Contributions of HIV qp41 TM Protein to Pathogenesis

Project: Research project

Project Details

Description

It is now clear that HIV and SIV have evolved specific strategies to evade host immune responses and that these immune evasion strategies allow continuous, unrelenting viral replication. Antibodies that can neutralize viral infectivity are directed to the viral-encoded envelope proteins, gp120 and gp41. These proteins are responsible for binding of virus to receptors on the cell surface and for mediating entry by fusion with host cell membranes. Two specific features of the gp41 transmembrane protein of HIV and SIV will be investigated for their contributions to viral replication and immune evasion; the role of carbohydrates on the ectodomain and the binding of the cytoplasmic tail to specific cellular partners. The effects of carbohydrate on gp41 on antigenicity (ability to be recognized by antibodies capable of neutralizing viral infectivity) and immunogenicity (ability to elicit antibodies capable of neutralizing viral infectivity) will be thoroughly documented. The relative importance and functional contribution of binding of the cytoplasmic domain of gp41 to a newly-identified cellular partner will be investigated. These studies are important at a fundamental level for better understanding of the mechanisms of viral replication, immune evasion, and pathogenesis. Better understanding of these parameters will eventually fuel vaccine and drug development efforts.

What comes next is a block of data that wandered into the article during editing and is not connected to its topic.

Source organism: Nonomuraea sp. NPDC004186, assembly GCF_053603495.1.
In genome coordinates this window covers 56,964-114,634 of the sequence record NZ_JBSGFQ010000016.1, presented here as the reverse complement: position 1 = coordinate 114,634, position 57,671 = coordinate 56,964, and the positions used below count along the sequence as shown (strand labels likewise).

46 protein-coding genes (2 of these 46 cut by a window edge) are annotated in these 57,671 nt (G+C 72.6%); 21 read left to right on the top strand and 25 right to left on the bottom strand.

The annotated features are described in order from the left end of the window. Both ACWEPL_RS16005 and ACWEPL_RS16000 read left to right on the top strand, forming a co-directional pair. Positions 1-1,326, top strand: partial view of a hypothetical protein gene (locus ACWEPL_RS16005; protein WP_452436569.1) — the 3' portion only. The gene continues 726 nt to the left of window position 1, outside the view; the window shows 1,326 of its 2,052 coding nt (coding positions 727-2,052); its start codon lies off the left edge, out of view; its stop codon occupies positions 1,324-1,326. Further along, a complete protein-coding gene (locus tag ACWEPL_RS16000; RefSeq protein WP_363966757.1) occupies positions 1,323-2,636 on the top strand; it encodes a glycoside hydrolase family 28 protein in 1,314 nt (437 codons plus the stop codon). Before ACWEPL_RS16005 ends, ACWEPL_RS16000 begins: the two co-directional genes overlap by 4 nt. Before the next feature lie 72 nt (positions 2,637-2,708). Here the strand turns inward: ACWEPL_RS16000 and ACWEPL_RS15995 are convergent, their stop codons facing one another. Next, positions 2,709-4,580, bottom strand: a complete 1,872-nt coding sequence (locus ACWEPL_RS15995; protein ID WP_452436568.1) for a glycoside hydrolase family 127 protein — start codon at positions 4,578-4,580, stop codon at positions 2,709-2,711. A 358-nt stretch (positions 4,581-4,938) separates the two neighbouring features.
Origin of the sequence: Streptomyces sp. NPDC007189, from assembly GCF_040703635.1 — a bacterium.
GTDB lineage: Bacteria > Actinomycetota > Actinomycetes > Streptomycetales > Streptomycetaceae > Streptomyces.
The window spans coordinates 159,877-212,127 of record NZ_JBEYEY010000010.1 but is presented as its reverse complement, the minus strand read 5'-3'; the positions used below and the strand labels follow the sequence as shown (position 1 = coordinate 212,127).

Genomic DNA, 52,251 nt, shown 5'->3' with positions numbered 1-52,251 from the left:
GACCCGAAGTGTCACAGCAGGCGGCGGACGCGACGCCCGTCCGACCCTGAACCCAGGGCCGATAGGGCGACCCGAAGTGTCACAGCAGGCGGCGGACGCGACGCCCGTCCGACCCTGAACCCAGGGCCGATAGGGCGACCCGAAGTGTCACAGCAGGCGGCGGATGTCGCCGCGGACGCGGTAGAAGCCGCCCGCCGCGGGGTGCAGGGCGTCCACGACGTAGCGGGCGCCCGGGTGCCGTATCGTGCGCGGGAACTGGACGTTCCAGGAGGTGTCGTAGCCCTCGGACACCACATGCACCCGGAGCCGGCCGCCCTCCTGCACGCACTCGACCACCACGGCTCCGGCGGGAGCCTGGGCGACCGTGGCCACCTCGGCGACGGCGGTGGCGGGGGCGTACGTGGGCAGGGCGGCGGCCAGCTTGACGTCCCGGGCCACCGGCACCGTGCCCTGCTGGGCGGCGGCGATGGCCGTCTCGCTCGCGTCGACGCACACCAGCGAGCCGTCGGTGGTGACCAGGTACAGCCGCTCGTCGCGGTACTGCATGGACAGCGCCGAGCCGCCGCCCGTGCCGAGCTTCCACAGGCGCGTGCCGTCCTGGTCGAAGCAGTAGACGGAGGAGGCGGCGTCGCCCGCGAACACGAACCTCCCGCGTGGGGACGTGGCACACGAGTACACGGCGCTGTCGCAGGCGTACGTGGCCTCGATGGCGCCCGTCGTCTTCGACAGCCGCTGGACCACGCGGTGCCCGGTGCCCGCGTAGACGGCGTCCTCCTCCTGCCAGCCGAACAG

StatusFinished
Effective start/end date7/1/015/31/06

Funding

  • National Institutes of Health: $382,500.00
  • National Institutes of Health: $382,500.00
  • National Institutes of Health: $327,038.00
  • National Institutes of Health: $382,500.00
  • National Institutes of Health: $382,500.00

ASJC

  • Medicine(all)
  • Immunology and Microbiology(all)

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